2nd July 1999 at 01:00
There was a time when "gentlemen" paid to watch actresses changing in their dressing rooms. The excitement of theatre has always been bound up with a hint of sleaze, the onstage glamour depending on sweat and sometimes exploitation behind the scenes. The Theatre Royal Drury Lane encapsulates the whole of British theatre history from the Restoration to Miss Saigon, the present 1812 building being the third since Charles II granted it the first licence (after the dearth oftheatre during the Commonwealth period) in 1662.

A backstage visit here is a theatrical experience in its own right as three actors skilfully manage to appear as 16 characters, including Grimaldi, Sheridan and Nell Gwynne, in a peripatetic piece directed by Andrea Brooks. There is quite a story to tell: here women acted onstage for the first time, the National Anthem received its first performance, footlights were introduced and the safety curtain was invented (the theatre burned down twice). There is, of course, a ghost - a man in grey who appears at the back of the circle of an afternoon - and spectacle was always this theatre's stock-in-trade, long before the helicopter landed in Miss Saigon. The Epsom Derby was once "run" here, the horses suspended on pulleys from the flies. There have been elephants, too, as well as famous Shakespeareans (Sir Frank Benson was knighted on the 300th anniversary of Julius Caesar) and the pantomime dame to end them all, Dan Leno. School parties can benefit from group booking rates and a teacher's pack will be available in September. Try to take 30 or so students - any age over eight; smaller numbers may find themselves included in groups which can be uncomfortably large. Pick up a store of facts and anecdotes - and accept an orange from Nell as you leave. Tickets: 0171 494 5000 This year's BP Portrait Award has been won by 32-year-old Clive Smith for his melancholy study of a figure alone on a double bed. He receives pound;10,000 and a possible pound;3,000 commission to paint a portrait for the gallery. He is a graduate in fashion from Kingston Polytechnic, has studied painting in New York and won third prize in this competition last year. The BP Travel Award 1999 will allow Jennifer McCrae to study methods of teaching portraiture at the Hogeschool St Lukas in Brussels.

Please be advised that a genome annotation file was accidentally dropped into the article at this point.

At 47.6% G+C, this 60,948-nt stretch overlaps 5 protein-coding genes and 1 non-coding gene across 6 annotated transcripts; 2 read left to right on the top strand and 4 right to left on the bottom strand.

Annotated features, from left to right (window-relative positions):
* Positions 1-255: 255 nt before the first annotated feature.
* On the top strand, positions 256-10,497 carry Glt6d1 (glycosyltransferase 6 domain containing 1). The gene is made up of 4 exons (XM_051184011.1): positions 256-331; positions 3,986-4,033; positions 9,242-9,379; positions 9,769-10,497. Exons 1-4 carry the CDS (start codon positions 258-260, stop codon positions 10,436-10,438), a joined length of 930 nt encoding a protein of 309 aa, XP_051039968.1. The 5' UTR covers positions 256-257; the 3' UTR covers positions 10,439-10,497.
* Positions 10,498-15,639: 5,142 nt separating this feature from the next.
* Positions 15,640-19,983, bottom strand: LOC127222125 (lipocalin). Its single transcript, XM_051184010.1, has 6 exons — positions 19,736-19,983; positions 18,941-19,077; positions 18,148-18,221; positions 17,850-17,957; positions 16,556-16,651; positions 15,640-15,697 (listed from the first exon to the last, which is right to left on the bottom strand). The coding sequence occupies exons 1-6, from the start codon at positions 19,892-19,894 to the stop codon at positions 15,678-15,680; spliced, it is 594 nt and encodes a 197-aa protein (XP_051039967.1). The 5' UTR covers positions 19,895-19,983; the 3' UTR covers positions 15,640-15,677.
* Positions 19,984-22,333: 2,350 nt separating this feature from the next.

Another regular summer date, as eagerly awaited as Henley and Wimbledon, is the National Festival of Music for Youth which will take place on the South Bank in London between July 5 and 10. Hundreds of participants will play and sing to each other and receive an assessment from a panel of adjudicators and, on Tuesday evening, there will be a special concert given by the Youth Choirs of Britain (Tickets: 0171 960 4242). On July 5, Professor Ken Robinson, chair of the National Advisory Committee for Cultural and Creative Education, Gavin Henderson, chair of the National Foundation for Youth Music and Chris Smith, Secretary of State, Department for Culture, Media and Sport will take part in a conference, Music inEducation: the way forward. Information: 0181 870 9624.

Talking of music, Rob Whale of Bradfield School, Sheffield, was declared the Classic FMTES music teacher of the year last week. Rob is an enthusiastic and inspiring teacher if ever there was one, and the wonderful thing is that he is not alone; music is spectacularly alive in schools all over the country. The standard of the supporting CDs and tapes sent in to Classic FM and the citations of grateful colleagues, pupils and parents gave the judges reason to be optimistic for the future of music education.

Next week sees the culmination of BT National Connections, when representative school and youth drama groups will perform on National Theatre stages. New plays have been written by 10 established playwrights, including Alan Ayckbourn, Peter Gill and Sharman Macdonald, all to be published subsequently by Faber. Penrice School in Cornwall is bringing the youngest cast to perform Early Man by Hannah Vincent, in which Sam gets into conversation with a boy who has been preserved in peat for thousands of years. Tickets: 0171 452 3000.

A new play by Kathy Robinson, Dr Marigold, celebrates British sign language. Set in the 1870s, it deals with the oppression of and discrimination against deaf people but, says Kathy, it has resonances for today. She would like to see BSL given the status of other languages in the British Isles; more people use it than any other after English and Welsh. Performances will be at Arc, a new theatre in Stockton-on-Tees between July 7 and 10. Tickets: 01642 666600 In Bolsover, Junction Arts are helping the children of Tibshelf Townend Junior School transform their hall and entrance-hall by creating a huge oil painting of Apollo and the Muses, inspired by the wall-paintings in Bolsover Castle.

Every pupil is also painting a star self-portrait for the hall ceiling, an echo of the 17th century star chamber ceiling at the castle. Junction Arts: 01909 724665.

Heather Neill

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